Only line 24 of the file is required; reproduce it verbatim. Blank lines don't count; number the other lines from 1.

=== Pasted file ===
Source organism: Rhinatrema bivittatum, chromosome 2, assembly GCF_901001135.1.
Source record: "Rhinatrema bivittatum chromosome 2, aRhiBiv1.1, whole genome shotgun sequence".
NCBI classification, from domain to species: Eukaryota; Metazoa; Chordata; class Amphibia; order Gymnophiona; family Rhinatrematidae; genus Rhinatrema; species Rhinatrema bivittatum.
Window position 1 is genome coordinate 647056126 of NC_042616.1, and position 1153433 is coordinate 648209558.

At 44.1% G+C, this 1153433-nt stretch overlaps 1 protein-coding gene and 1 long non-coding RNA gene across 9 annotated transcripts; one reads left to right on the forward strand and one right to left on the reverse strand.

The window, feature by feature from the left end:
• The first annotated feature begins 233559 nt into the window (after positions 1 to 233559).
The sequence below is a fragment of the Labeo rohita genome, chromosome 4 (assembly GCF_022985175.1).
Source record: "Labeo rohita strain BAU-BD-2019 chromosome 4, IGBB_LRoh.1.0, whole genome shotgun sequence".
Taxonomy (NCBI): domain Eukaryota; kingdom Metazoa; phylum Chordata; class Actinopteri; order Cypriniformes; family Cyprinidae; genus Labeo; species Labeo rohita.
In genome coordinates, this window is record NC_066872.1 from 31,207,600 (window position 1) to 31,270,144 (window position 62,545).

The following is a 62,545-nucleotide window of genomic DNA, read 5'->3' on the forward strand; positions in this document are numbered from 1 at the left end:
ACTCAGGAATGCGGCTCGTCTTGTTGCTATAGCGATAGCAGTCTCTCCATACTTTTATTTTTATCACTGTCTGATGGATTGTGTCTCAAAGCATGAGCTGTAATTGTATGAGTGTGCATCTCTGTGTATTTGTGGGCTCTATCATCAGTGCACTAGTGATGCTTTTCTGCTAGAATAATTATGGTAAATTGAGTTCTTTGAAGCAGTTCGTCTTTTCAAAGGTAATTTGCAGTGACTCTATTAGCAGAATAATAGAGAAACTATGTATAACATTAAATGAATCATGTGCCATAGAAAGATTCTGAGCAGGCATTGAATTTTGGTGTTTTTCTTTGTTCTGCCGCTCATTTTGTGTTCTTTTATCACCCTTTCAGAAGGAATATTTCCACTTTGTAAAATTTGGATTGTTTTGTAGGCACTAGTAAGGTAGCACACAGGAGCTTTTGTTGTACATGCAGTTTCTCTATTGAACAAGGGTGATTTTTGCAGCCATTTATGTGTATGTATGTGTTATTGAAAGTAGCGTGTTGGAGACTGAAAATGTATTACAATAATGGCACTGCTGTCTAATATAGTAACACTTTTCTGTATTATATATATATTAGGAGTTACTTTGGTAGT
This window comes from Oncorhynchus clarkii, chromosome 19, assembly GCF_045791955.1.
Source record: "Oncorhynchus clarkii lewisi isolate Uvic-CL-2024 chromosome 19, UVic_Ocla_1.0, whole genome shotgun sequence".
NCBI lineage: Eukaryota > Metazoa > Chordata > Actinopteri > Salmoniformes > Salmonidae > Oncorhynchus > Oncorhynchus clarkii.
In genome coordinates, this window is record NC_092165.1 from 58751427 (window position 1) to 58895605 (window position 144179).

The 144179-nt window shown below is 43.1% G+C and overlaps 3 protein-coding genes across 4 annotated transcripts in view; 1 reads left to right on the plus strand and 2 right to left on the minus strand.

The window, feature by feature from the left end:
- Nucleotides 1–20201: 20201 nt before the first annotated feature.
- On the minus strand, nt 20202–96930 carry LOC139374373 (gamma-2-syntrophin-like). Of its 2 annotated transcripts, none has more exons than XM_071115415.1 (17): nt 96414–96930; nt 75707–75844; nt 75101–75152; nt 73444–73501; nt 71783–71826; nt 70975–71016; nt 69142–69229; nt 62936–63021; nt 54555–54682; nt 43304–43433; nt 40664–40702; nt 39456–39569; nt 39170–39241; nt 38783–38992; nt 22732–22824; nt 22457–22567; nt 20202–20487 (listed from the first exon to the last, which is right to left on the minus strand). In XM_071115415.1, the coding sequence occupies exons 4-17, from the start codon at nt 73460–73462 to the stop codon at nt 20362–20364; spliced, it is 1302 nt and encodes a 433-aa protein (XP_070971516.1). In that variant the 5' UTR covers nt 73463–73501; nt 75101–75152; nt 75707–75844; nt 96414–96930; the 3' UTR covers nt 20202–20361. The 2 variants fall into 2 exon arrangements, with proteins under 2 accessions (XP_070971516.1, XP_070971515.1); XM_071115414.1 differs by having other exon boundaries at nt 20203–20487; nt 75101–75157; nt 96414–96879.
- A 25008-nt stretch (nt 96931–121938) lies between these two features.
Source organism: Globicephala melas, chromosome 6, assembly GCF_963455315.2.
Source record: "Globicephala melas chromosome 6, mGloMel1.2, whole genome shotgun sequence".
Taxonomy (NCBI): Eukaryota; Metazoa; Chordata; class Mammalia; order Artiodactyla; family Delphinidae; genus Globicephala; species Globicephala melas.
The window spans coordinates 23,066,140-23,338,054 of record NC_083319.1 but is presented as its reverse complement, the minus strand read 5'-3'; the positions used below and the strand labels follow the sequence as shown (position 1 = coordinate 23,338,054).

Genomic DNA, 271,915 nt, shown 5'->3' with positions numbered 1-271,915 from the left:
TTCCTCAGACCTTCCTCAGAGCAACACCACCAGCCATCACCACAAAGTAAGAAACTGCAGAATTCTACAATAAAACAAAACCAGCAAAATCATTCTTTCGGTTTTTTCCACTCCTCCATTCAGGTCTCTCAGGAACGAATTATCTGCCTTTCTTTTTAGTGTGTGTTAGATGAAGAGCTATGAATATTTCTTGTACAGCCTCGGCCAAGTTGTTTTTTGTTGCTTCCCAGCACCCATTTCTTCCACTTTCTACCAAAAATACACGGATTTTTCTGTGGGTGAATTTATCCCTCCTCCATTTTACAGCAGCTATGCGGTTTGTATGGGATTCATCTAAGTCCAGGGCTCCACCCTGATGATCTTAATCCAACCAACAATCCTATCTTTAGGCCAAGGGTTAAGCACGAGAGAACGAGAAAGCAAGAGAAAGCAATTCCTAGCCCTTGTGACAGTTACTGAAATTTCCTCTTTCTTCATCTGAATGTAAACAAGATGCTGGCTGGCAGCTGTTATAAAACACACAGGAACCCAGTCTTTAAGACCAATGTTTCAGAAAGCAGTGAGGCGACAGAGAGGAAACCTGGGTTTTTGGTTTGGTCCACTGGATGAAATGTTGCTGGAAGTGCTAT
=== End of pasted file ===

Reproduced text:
Source record: "Globicephala melas chromosome 6, mGloMel1.2, whole genome shotgun sequence".